-by Eyal Estrin, Cloud Architect, Inter-University Computation Center (IUCC)
Additional fundamental Cloud Security concepts can be found here.

In the past couple of years, a new range of solutions and technologies known as Cloud Access Security Brokers (CASB) have emerged in-order to provide additional security controls for cloud environments where many traditional tools and controls cannot be used.

A CASB allows organizations to apply their security policies beyond their own infrastructure and provide visibility of usage of risky or unsanctioned cloud applications.

There is no official standard for defining what exactly a CASB (Cloud Access Security Broker) is, however, in this post we will discuss common terminology and common capabilities most CASB solutions have.

CASBs are very common for SaaS applications such as Office 365, SalesForce, Box, Dropbox, etc.

Network topology

  • Reverse proxy – This type of deployment is usually done on-premise. All traffic between the desktop/laptop and the cloud services must pass through the CASB device, in-order for the CASB to enforce policies and gather audit logs.
    • Pros: Effective enforcement of policies, such as blocking capabilities and data leak prevention
    • Cons: The CASB is “blind” for traffic that doesn’t go through the device
  • Forward proxy – This type of deployment is usually done as SaaS solution in the cloud. All devices (both on-premise and mobile/laptops) must be configured to pass traffic through the CASB solution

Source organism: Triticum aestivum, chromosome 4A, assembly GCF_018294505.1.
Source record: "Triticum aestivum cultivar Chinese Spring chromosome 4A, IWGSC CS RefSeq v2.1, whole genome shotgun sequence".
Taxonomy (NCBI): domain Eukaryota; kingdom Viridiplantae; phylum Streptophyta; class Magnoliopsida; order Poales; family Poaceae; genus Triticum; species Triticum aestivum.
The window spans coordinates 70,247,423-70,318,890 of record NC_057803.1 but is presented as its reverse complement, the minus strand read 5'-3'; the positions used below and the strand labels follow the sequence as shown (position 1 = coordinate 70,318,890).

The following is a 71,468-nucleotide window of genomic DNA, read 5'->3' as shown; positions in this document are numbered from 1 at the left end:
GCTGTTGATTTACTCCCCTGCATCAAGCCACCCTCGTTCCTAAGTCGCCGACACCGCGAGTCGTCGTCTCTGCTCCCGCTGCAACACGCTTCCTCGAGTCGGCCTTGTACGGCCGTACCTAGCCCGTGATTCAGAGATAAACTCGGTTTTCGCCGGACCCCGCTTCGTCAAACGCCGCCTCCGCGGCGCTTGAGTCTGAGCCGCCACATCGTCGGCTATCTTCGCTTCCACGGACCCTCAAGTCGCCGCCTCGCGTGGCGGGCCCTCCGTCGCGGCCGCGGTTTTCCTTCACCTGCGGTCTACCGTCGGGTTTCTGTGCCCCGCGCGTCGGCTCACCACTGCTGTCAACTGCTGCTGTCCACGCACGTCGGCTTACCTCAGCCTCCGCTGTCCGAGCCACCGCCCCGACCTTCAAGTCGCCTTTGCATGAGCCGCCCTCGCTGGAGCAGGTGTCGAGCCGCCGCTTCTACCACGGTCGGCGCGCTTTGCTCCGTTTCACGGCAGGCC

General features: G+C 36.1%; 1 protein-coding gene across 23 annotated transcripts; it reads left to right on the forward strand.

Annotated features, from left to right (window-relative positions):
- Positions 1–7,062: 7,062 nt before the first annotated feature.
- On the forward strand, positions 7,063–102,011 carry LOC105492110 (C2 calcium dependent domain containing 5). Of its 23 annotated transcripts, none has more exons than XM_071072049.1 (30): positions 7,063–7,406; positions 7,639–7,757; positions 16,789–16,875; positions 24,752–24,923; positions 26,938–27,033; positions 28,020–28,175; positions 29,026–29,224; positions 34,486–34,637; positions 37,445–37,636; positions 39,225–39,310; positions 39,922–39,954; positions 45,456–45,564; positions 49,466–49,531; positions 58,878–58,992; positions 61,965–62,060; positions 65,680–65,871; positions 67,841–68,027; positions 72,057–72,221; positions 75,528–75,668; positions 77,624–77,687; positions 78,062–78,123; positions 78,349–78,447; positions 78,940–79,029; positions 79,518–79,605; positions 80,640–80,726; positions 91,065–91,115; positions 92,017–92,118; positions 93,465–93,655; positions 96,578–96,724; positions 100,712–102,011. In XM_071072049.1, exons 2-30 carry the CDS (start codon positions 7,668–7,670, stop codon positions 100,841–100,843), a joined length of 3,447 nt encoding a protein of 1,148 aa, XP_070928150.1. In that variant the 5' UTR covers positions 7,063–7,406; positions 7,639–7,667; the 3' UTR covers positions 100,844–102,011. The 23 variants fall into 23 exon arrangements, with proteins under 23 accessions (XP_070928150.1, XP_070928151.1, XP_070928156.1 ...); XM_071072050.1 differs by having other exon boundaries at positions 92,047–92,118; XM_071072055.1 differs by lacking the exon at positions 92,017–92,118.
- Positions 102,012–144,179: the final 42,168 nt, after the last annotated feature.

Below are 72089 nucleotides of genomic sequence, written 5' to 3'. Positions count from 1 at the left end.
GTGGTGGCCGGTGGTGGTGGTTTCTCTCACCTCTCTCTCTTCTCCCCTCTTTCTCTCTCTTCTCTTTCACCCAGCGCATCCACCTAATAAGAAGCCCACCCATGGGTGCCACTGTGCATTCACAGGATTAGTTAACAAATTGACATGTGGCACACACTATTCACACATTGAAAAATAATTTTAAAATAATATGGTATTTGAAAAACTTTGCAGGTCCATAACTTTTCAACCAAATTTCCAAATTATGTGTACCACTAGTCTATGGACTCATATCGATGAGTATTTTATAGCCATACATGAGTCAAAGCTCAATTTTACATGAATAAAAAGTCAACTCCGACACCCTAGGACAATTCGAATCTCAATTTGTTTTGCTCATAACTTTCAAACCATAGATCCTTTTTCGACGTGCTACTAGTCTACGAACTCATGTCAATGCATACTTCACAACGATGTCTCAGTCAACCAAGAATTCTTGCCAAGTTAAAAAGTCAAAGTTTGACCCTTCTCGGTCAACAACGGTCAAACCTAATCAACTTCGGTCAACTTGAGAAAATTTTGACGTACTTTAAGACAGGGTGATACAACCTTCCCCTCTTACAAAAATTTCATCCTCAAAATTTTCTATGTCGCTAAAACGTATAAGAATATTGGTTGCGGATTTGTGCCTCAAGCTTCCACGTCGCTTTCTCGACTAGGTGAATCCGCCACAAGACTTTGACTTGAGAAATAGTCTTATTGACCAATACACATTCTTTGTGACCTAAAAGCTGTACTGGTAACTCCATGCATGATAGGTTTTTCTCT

• Pros: Effective enforcement of policies, such as blocking capabilities and data leak prevention
    • Cons: The CASB is “blind” for traffic that doesn’t go through the device
  • API based – This type of deployment is configured “out of band”, between the clients (desktop/mobile) and the cloud (usually SaaS applications)
    • Pros: No need to change the network topology during the deployment phase
    • Cons: Not all cloud services support API integration. Enforcement of policies (such as blocking or data leak prevention) is done with a delay (according to the cloud service capabilities and the SLA between the cloud service and the CASB vendors)

Common pillars of a CASB solution

  • Visibility
    • Ability to identify “shadow IT” (applications and infrastructure that are managed and utilized without the knowledge of the enterprise’s IT department), and in many cases ability to provide a report on the security risk of cloud applications/services used by the organization’s employees.
  • Data Security
    • Ability to enforce policies based on data classification (GDPR-related, health and private information, etc.) such as alert, block and quarantine.

Some CASB solutions also offer DLP (Data Leakage Prevention) and encryption or tokenization as post remediation action.

  • Threat Protection
    • Ability to perform user behavior analysis in order to detect anomalous behavior, malware identification and remediation at the end user desktop/mobile or malicious software download from the cloud site/application.
  • Compliance
    • Ability to enforce governance on cloud services, such as where data should or shouldn’t reside in the cloud (such as European employees’ data shouldn’t be stored outside European data centers).

Additional features that exist on some CASB solutions

  • Agents for mobile devices – Ability to enforce policies on remote mobile devices. Useful for BYOD (Bring Your Own Device) scenarios.
  • Tagging and auto classification – Ability to automatically tag and classify data before it is stored in the cloud
  • SIEM integration – Ability to connect to various logging systems for auditing and investigation
  • Authentication – Ability to allow SSO (Single Sign On) between the end user and the cloud service (protocols such as SAML or OAuth)

Additional information about CASB solutions: